Results from the current study demonstrate that emotionbased messages aiming to motivate Hispanic and Asian parents/caregivers to promote intake of CRF/B in early adolescents are appropriate for use in efforts seeking to improve calcium intake. Parents play a major role as food gatekeepers for children, therefore effective methods to motivate parents to promote CRF/B intake are important given that one-half to three-fourths of early adolescents in the US have dietary calcium intakes at levels less than recommended [4]. Several individual characteristics may affect the potential for messages to motivate parents and should be considered in the message development and testing process.
Asian and Hispanic populations represent those most at risk of osteoporosis compared to others racial/ethnic groups [34]. In the current study, messages were tested with Asian and Hispanic parents to determine the potential for use with these audiences. Results indicated that responses to questions about message motivation, relevance, acceptability, or novelty and frequency of engaging in parenting practices did not differ between Hispanic and Asian parents. Studies on the acceptance of emotional messages to motivate parents to engage in the three parenting practices by racial/ethnic group have not been conducted. However, previous qualitative research has also examined calcium parenting practices among Hispanic and Asian parents of youth [35] and found few differences by racial/ethnic group as noted in the current study involving a quantitative study based on a larger sample size. The majority of parents in the current study reported consuming an equivalent of 1,000-1,300 mg calcium per day, which is much higher than previous reports in adult populations of these racial/ethnic backgrounds [43637]. The high percentage of parents that were highly educated may have influenced the number in the current study indicating that they engaged in the three parenting practices. A recent review showed that parental education was consistently associated with home availability of healthy foods, parental support for healthy eating, and in several studies, with parental role modeling [38].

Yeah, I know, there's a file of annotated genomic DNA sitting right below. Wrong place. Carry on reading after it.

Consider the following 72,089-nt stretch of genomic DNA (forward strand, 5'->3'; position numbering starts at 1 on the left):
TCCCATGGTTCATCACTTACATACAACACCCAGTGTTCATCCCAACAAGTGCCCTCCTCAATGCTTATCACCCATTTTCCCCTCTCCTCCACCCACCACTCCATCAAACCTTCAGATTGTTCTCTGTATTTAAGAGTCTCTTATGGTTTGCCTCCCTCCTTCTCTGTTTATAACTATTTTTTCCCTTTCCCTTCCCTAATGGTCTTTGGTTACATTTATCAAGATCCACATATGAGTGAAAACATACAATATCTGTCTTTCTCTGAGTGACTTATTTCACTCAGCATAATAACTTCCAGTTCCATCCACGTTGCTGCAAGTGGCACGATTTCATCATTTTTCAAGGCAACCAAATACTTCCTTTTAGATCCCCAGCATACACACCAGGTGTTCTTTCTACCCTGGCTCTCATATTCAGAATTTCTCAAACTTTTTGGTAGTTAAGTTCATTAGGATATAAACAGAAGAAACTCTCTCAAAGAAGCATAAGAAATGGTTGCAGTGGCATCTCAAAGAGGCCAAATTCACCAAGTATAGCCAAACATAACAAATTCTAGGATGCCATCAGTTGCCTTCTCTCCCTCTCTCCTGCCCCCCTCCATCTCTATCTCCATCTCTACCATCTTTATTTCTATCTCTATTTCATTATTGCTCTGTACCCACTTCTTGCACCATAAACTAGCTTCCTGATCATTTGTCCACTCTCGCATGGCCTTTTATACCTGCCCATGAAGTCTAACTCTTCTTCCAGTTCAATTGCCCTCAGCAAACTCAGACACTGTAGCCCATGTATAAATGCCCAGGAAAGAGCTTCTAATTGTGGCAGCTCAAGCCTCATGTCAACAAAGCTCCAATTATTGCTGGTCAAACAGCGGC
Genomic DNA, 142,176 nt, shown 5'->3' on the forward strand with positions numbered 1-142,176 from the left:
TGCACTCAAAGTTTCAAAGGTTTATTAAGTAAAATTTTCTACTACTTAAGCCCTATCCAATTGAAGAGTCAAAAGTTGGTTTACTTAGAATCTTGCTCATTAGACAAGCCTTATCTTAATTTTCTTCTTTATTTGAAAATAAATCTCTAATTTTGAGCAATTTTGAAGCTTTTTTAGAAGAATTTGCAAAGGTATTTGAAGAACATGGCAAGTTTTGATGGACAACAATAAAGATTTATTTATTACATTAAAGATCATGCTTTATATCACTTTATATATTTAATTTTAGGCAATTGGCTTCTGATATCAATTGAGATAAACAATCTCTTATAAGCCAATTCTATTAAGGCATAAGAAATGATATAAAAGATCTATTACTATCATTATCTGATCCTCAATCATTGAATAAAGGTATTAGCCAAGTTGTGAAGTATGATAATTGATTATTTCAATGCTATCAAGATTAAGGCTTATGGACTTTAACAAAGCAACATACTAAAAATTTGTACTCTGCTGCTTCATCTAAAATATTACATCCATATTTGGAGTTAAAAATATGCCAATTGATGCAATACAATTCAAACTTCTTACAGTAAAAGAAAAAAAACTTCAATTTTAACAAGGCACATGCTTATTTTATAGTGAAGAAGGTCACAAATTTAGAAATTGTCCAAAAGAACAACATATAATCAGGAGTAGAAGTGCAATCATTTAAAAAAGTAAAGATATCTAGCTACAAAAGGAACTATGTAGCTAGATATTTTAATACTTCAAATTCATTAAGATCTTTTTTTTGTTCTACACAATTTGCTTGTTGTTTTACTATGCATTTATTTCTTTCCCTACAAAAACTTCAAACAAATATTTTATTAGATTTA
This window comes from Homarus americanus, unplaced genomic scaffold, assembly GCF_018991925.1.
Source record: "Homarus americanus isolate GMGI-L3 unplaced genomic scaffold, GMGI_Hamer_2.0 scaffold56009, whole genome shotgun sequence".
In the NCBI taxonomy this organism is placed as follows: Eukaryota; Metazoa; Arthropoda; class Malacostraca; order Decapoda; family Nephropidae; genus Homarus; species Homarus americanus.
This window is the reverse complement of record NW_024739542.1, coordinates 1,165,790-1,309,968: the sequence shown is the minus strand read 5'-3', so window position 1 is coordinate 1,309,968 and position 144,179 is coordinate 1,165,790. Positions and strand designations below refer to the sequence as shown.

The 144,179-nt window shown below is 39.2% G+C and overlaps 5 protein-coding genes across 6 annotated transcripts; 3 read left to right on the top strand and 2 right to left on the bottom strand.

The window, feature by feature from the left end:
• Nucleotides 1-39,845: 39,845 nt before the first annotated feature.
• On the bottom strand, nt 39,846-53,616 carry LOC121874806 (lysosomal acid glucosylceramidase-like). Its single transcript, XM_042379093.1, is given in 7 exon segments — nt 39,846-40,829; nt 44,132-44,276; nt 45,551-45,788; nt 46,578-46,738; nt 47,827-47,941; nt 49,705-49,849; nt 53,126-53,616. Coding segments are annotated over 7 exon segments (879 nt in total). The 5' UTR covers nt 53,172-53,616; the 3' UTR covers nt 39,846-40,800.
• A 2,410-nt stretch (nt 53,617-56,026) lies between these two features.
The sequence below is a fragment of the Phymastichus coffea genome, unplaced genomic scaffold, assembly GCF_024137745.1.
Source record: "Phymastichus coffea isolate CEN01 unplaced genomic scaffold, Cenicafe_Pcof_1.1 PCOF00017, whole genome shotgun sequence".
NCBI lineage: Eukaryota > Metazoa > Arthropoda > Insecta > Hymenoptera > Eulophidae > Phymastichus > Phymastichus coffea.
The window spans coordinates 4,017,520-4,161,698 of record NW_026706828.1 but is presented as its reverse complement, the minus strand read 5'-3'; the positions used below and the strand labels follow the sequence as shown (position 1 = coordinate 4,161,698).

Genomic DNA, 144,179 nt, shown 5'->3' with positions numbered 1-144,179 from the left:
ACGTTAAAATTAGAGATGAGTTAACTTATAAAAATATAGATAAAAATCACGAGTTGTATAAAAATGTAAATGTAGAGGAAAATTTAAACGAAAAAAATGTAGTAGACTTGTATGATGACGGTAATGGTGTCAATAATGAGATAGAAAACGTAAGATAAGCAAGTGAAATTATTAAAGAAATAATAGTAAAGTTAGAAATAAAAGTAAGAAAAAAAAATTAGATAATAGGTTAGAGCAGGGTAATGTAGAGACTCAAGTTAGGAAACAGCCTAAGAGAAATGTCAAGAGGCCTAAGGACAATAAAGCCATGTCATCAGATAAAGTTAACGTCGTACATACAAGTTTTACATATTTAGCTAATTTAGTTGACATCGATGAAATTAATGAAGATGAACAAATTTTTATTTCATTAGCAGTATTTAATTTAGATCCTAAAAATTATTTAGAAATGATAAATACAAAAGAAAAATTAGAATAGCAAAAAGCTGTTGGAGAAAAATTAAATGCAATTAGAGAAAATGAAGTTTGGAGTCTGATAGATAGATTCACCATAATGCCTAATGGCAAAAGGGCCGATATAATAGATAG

The emotion-based messaged tested in the current study were gain-framed messages, depicting positive benefits for children and family based on the particular parent practice (Fig. 2). A review of studies on the effects of health message framing indicated that gain-framed messages would be more effective with certain versus uncertain outcomes, low involvement in the issue, and risk-averse versus risk-seeking behaviors [39]. These findings are consistent with the majority of parents in the current study reacting positively to the messages, and finding them motivational and relevant. The parenting practices being promoted by the messages were depicted as having certain positive outcomes, a low level of involvement on the part of parents, and may have appealed to parents' need to protect children from risk of having an inadequate intake of CRF/B. Barriers to CRF/B consumption, such as lactose intolerance, were also considered in message development, as non-dairy sources of calcium were pictured. Fear-based, loss-framed messages may, therefore have been less appealing for this audience.
The message argument type (cognitive or affective) is another factor that may be altered to appeal to individual preferences [40]. The current study examined emotion-based (affective) messages, and did not include the testing of those that are information or fact-based (cognitive) [40]. In a previous study aiming to evaluate the acceptability of messages focused on disease prevention, researchers examined whether individuals who read messages matched to their preferred style of message argument would respond more favorably to message characteristics (appeal, understandability, persuasiveness, and relevance) than individuals who read messages not matched to their preferred style of message argument [41]. Results indicated that determining message argument preferences may be an important preliminary step in designing educational materials, as these preferences do affect responses. Future research on messages promoting intake of CRF/B in adolescents may incorporate the testing of fact-based cognitive arguments and the examination of the degree to which they are accepted in populations with diverse preferences.